he charity’s ‘Speak Easy’ campaign is calling on the catering industry to take action on background noise.
The online poll, that surveyed both people with and without hearing loss, showed that 81% of respondents had difficulty holding a conversation because of the high level of environmental noise. They were also united (91%) in saying that they will not make a return visit to a place where the noise levels were too high.
The high level of background noise, which includes noise made by other diners, noise from the kitchen and background music was also responsible for over a quarter (27%) of all respondents receiving the wrong order during a meal out. The problem is exacerbated by recent interior design trends that have seen venues employ industrial, minimalist aesthetics with lots of hard surfaces and high ceilings, which have led to increased noise levels due to a lack of furnishings that absorb sound.
Paul Breckell, Chief Executive at Action on Hearing Loss, says: “Through our campaign we want to help the restaurant, cafe and pub industry to create a more welcoming dining experience for all customers. Whether you’re out for a meal with friends, or if you’re on a date, you should be able to enjoy it without having to repeat yourself, raise your voice or receive the wrong order due to high levels of background noise.
There are 11 million people in the UK with hearing loss so, financially, it’s a no-brainer for the industry to help make dining out even more enjoyable and accessible. Three-quarters of people believe that restaurants, cafes and pubs have become louder in the last five years and we look forward to working with the catering industry to help take noise off the menu.”
Ben Hancock, Director of Oscar Acoustics, adds: “Having discussed the subject of acoustics with many restaurateurs, it seems that most are worried about losing the atmosphere in their venue and cannot see the larger picture or do not know that this can be calculated to a fine-art to retain the buzz. Online reviews are great but, unless everyone makes the effort, restaurateurs are not going to see a couple of complaints as an issue. We British are a funny bunch; quite often we will just not go back rather than make a fuss. I have found that those who call us have undertaken their own research following a suspicion that there may be a problem with the research confirming this with alarming results.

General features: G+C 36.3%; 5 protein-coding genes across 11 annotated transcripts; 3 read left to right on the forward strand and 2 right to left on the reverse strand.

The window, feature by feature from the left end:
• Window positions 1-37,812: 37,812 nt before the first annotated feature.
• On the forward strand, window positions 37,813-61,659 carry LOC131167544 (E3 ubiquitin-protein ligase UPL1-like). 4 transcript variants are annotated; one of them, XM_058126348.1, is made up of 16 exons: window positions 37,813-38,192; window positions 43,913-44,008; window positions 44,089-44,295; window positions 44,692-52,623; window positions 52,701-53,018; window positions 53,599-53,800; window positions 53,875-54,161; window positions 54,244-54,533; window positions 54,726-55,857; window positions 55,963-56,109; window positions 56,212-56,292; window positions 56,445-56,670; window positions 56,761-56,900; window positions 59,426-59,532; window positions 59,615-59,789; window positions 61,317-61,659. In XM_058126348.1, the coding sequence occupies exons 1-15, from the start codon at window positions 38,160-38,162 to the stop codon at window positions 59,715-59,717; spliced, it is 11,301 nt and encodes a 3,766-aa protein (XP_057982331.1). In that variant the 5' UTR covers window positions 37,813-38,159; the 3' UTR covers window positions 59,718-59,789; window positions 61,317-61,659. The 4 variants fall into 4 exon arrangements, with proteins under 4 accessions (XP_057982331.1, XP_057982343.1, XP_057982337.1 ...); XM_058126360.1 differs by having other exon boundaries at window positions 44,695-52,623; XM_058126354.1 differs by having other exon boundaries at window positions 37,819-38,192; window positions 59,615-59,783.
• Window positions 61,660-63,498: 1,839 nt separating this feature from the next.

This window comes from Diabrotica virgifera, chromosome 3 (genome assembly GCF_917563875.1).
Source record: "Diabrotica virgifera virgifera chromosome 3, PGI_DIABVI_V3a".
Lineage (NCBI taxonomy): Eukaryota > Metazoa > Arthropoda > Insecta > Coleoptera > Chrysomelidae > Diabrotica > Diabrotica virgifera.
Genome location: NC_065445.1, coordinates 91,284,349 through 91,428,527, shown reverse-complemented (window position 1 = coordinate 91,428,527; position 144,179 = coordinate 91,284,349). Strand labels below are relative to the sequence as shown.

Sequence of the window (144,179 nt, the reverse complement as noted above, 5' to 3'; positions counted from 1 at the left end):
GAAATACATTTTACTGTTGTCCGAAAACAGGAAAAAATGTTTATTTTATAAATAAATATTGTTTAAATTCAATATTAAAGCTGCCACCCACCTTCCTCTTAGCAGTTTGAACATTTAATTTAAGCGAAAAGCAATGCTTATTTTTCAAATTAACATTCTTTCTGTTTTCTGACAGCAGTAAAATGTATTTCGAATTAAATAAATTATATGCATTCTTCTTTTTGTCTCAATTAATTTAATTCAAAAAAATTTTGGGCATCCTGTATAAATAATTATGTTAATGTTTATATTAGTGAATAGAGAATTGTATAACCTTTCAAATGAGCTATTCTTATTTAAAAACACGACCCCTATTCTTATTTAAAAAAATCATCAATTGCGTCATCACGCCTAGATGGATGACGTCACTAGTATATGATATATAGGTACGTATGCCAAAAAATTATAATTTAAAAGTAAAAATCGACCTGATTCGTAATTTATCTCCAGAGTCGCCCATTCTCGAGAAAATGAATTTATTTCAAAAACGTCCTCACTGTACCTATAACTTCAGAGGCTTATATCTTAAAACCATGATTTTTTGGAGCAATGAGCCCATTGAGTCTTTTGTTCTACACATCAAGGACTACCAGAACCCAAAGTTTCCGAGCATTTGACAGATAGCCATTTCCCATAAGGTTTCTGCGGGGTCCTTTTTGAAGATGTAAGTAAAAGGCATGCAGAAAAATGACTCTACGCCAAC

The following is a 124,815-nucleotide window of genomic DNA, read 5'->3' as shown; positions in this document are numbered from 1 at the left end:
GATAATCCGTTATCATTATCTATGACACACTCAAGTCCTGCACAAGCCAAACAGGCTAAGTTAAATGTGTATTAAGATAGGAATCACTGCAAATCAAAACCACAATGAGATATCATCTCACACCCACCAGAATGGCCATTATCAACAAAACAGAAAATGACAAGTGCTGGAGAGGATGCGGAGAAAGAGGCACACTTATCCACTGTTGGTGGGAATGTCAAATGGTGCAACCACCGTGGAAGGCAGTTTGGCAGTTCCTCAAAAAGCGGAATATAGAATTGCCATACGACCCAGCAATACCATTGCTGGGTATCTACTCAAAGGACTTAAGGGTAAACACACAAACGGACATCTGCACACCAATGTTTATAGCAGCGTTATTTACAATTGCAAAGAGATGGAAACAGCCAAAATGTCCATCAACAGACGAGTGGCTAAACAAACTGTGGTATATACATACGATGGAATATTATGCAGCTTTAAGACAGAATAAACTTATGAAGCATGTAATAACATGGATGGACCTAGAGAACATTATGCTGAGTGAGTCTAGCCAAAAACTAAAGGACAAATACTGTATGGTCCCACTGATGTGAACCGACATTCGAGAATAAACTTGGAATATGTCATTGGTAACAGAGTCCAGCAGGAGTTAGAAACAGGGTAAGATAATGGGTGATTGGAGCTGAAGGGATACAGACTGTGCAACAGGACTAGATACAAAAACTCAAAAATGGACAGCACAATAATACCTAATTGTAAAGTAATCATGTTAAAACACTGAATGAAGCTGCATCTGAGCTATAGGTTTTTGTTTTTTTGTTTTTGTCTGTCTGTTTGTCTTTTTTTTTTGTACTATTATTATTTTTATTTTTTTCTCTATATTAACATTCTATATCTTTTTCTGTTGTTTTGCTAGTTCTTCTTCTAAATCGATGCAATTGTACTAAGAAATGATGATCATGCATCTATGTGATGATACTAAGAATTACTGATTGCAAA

“There are few restaurants that take the subject seriously. Ottolenghi does, having installed acoustic spray-applied ceilings in both Ottolenghi Spitalfields and Nopi in Soho, with a new acoustically-treated restaurant in the planning. Both places are completely different with Ottolenghi Spitalfields opting for a feature textured finish at a depth that gives a beautifully relaxed feel. Nopi has chosen to have a completely smooth plaster-like finish to complement the design concept but gave the brief that it required a more ‘on the edge’ feel, enabling you to have a conversation over the table without leaning in, but retaining a huge amount of buzz. It was just a case of us building an acoustic model to tell us how thick to apply the finish. The results in both are great and they should be commended for taking the subject seriously. If you have ever tried to book an evening table in either, the wait suggests there is no shortage in diners wishing to visit. I’d like to take full credit, but the food is simply out of this world!”